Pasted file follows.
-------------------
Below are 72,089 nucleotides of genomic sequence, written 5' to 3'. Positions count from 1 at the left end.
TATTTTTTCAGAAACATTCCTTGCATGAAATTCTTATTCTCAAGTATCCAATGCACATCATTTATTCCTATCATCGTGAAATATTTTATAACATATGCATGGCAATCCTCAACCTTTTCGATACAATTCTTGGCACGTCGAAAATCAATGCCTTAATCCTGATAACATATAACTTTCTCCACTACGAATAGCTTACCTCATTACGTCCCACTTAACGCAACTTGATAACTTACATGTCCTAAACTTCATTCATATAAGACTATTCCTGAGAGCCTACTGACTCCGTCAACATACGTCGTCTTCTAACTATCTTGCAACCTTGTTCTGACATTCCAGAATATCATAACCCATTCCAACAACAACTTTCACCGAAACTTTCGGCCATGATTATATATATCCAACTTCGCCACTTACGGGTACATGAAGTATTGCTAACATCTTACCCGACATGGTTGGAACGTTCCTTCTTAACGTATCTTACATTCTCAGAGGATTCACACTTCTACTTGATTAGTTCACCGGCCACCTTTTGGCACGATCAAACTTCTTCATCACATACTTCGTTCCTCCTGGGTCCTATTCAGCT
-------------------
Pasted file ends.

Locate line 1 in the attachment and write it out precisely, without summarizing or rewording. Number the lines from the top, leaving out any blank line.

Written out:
Below are 72,089 nucleotides of genomic sequence, written 5' to 3'. Positions count from 1 at the left end.